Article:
- Claims adjuster requests assistance
- Extended medical treatment is anticipated
The RTW case managers assist in coordinating care and
evaluate proposed medical treatment for appropriateness
and medical necessity. They also assist with transitional
work and work restrictions, act as a liaison between the
injured worker, employer, medical provider and WSI claims
adjuster, and provide recommendations for care. They do
not make decisions on compensability of claims.
The RTW case manager will continue to follow the care until:
- The injured worker has returned to work in their pre-injury position
or a modified position (the injured worker’s pre-injury job that is
modified to accommodate restrictions imposed by the physician) and
further impact by the case manager is not expected
- Employer will not be returning injured worker to work
- Employer or adjuster do not feel RTW case manager is necessary (Some employers have detailed RTW programs)
- Adjuster feels comfortable following the RTW process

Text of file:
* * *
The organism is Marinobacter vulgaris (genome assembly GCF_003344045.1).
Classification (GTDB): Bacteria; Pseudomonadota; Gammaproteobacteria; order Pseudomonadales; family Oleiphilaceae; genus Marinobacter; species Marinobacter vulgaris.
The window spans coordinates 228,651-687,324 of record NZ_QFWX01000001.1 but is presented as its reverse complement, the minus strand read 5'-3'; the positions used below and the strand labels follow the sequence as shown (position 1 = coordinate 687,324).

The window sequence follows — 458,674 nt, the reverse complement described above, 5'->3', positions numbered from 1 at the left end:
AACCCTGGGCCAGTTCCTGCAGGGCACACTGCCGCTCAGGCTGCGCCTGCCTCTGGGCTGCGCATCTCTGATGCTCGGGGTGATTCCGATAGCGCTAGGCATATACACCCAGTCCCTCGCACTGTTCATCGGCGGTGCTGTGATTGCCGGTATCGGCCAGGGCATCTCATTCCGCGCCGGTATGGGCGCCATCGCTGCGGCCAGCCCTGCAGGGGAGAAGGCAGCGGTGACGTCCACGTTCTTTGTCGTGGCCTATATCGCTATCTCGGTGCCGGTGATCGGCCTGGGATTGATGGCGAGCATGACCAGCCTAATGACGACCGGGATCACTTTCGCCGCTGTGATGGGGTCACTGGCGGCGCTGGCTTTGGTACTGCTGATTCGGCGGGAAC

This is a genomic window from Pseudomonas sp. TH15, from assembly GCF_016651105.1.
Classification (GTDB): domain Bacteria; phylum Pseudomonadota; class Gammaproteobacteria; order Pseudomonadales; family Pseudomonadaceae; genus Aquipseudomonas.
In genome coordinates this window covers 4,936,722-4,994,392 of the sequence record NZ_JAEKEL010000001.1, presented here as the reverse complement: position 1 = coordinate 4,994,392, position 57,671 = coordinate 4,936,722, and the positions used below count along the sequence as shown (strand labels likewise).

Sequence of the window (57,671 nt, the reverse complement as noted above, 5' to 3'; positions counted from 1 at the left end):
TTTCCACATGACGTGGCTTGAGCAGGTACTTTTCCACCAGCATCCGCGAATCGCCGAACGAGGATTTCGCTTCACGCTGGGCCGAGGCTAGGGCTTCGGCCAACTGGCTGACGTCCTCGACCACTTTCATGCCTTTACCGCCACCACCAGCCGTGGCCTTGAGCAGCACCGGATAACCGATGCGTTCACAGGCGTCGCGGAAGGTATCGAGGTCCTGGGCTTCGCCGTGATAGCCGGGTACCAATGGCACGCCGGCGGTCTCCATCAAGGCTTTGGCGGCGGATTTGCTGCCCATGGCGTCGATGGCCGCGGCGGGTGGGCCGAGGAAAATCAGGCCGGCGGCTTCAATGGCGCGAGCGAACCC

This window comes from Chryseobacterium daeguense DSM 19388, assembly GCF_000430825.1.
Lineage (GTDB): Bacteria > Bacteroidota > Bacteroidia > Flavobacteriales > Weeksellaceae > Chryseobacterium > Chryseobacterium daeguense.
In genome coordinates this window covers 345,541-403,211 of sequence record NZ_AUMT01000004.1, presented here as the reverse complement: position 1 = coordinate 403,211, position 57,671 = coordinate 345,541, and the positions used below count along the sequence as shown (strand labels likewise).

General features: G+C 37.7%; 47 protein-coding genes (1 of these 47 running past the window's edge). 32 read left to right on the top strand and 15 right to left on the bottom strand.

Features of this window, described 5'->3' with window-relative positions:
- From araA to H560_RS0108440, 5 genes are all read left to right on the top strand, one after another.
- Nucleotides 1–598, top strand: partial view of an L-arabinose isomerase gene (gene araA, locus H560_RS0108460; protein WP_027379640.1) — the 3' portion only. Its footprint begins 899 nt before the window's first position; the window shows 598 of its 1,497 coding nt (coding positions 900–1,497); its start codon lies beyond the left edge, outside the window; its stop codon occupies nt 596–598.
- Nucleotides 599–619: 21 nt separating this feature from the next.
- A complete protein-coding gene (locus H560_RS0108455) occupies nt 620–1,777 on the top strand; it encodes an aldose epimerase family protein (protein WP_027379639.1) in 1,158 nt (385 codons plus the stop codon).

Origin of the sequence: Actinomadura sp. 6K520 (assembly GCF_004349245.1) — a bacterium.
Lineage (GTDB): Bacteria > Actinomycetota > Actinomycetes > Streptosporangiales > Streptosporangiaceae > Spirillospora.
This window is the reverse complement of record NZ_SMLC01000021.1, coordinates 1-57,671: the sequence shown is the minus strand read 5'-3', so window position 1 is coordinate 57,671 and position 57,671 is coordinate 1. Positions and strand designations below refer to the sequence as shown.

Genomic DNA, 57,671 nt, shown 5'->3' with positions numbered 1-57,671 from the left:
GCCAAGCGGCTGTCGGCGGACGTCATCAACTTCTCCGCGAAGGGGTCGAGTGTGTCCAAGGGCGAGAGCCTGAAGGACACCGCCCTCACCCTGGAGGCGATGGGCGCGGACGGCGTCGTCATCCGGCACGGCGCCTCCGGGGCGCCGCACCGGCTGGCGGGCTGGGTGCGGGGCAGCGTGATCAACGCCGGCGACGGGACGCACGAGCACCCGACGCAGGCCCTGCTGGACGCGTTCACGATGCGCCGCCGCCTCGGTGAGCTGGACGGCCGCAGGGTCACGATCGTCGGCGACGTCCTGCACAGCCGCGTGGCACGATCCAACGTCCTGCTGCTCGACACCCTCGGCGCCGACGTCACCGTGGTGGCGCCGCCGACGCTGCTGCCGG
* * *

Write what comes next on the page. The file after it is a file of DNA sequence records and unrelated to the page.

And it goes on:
For injured workers treating in facilities who do not
have an On-Site RTW case manager, the claims adjuster,
employer or medical provider can request assistance from
WSI medical case managers.
WSI has registered nurses on staff to assist with the return-to-work
process. Medical case managers are located in Minot, Bismarck, Fargo,
and Grand Forks. Medical case managers work with the claims adjuster,
injured worker, employer, and medical provider to assess, plan,
coordinate, and implement the options and services needed to support
the injured worker in the recovery process and help them return-to-work.
Medical case managers will be assigned to cases where:
- Catastrophic Injury
- Medically complex
- Chronic pain
- Appropriate referral from claims adjuster, employer or medical provider
- Common Referral Criteria for Medical Case Management is appropriate
The Medical case managers assist in coordinating care, evaluate
the proposed medical care for appropriateness and medical necessity,
and play a role as a facilitator and communicator when multiple
providers may be involved in the care of the injured worker. They
assist with transitional work and work restrictions, act as a
liaison between the injured worker, employer, medical provider, and
the WSI claims adjuster and provide recommendations for care. They
do not make decisions on compensability of claims.
Medical case managers attend appointments with injured workers
to assist with questions and treatment plans. Some of the cases
referred involve severe burns, amputations, multiple traumas, head
injuries, and spinal cord injuries. The MCM will continue to follow
- Medical stability is reached
- Lack of cooperation from injured worker